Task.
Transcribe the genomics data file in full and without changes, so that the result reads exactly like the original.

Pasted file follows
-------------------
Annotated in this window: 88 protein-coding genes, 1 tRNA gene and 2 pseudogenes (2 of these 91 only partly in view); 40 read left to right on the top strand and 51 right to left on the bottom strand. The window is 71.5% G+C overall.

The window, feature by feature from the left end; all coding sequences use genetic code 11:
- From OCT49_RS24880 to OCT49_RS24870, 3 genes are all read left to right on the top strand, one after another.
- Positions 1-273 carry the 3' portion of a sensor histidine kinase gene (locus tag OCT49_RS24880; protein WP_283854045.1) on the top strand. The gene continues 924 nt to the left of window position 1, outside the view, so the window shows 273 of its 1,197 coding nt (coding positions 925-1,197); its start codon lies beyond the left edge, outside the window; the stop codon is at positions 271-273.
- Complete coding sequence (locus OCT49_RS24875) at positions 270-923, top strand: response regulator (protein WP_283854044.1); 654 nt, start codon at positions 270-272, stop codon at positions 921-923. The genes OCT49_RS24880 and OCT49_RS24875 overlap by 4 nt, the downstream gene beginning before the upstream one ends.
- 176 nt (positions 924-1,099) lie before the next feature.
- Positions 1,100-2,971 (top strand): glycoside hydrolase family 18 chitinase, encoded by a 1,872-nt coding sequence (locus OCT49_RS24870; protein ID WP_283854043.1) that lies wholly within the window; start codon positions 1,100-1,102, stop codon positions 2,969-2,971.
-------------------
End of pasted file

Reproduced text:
Annotated in this window: 88 protein-coding genes, 1 tRNA gene and 2 pseudogenes (2 of these 91 only partly in view); 40 read left to right on the top strand and 51 right to left on the bottom strand. The window is 71.5% G+C overall.

The window, feature by feature from the left end; all coding sequences use genetic code 11:
- From OCT49_RS24880 to OCT49_RS24870, 3 genes are all read left to right on the top strand, one after another.
- Positions 1-273 carry the 3' portion of a sensor histidine kinase gene (locus tag OCT49_RS24880; protein WP_283854045.1) on the top strand. The gene continues 924 nt to the left of window position 1, outside the view, so the window shows 273 of its 1,197 coding nt (coding positions 925-1,197); its start codon lies beyond the left edge, outside the window; the stop codon is at positions 271-273.
- Complete coding sequence (locus OCT49_RS24875) at positions 270-923, top strand: response regulator (protein WP_283854044.1); 654 nt, start codon at positions 270-272, stop codon at positions 921-923. The genes OCT49_RS24880 and OCT49_RS24875 overlap by 4 nt, the downstream gene beginning before the upstream one ends.
- 176 nt (positions 924-1,099) lie before the next feature.
- Positions 1,100-2,971 (top strand): glycoside hydrolase family 18 chitinase, encoded by a 1,872-nt coding sequence (locus OCT49_RS24870; protein ID WP_283854043.1) that lies wholly within the window; start codon positions 1,100-1,102, stop codon positions 2,969-2,971.